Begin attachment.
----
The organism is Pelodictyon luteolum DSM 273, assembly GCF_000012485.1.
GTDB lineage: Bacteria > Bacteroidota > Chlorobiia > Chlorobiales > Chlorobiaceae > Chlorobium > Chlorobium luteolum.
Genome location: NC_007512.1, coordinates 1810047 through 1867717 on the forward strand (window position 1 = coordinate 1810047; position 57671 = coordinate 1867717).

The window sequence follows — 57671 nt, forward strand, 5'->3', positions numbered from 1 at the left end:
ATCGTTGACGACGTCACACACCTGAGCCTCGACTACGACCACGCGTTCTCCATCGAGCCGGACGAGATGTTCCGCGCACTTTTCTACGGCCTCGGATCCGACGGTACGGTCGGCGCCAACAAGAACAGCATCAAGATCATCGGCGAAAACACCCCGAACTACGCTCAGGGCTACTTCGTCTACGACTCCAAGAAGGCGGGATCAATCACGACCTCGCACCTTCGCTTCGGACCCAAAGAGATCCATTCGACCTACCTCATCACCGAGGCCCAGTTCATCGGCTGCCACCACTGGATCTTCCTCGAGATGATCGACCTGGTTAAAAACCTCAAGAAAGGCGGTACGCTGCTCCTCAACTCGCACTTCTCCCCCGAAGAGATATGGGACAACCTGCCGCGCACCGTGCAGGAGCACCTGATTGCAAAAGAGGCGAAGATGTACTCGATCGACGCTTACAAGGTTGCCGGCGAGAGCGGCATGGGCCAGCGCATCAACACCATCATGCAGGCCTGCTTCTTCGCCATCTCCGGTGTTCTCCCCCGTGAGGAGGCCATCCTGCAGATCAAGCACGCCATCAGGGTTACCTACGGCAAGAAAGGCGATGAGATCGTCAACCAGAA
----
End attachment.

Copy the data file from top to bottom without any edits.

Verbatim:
The organism is Pelodictyon luteolum DSM 273, assembly GCF_000012485.1.
GTDB lineage: Bacteria > Bacteroidota > Chlorobiia > Chlorobiales > Chlorobiaceae > Chlorobium > Chlorobium luteolum.
Genome location: NC_007512.1, coordinates 1810047 through 1867717 on the forward strand (window position 1 = coordinate 1810047; position 57671 = coordinate 1867717).

The window sequence follows — 57671 nt, forward strand, 5'->3', positions numbered from 1 at the left end:
ATCGTTGACGACGTCACACACCTGAGCCTCGACTACGACCACGCGTTCTCCATCGAGCCGGACGAGATGTTCCGCGCACTTTTCTACGGCCTCGGATCCGACGGTACGGTCGGCGCCAACAAGAACAGCATCAAGATCATCGGCGAAAACACCCCGAACTACGCTCAGGGCTACTTCGTCTACGACTCCAAGAAGGCGGGATCAATCACGACCTCGCACCTTCGCTTCGGACCCAAAGAGATCCATTCGACCTACCTCATCACCGAGGCCCAGTTCATCGGCTGCCACCACTGGATCTTCCTCGAGATGATCGACCTGGTTAAAAACCTCAAGAAAGGCGGTACGCTGCTCCTCAACTCGCACTTCTCCCCCGAAGAGATATGGGACAACCTGCCGCGCACCGTGCAGGAGCACCTGATTGCAAAAGAGGCGAAGATGTACTCGATCGACGCTTACAAGGTTGCCGGCGAGAGCGGCATGGGCCAGCGCATCAACACCATCATGCAGGCCTGCTTCTTCGCCATCTCCGGTGTTCTCCCCCGTGAGGAGGCCATCCTGCAGATCAAGCACGCCATCAGGGTTACCTACGGCAAGAAAGGCGATGAGATCGTCAACCAGAA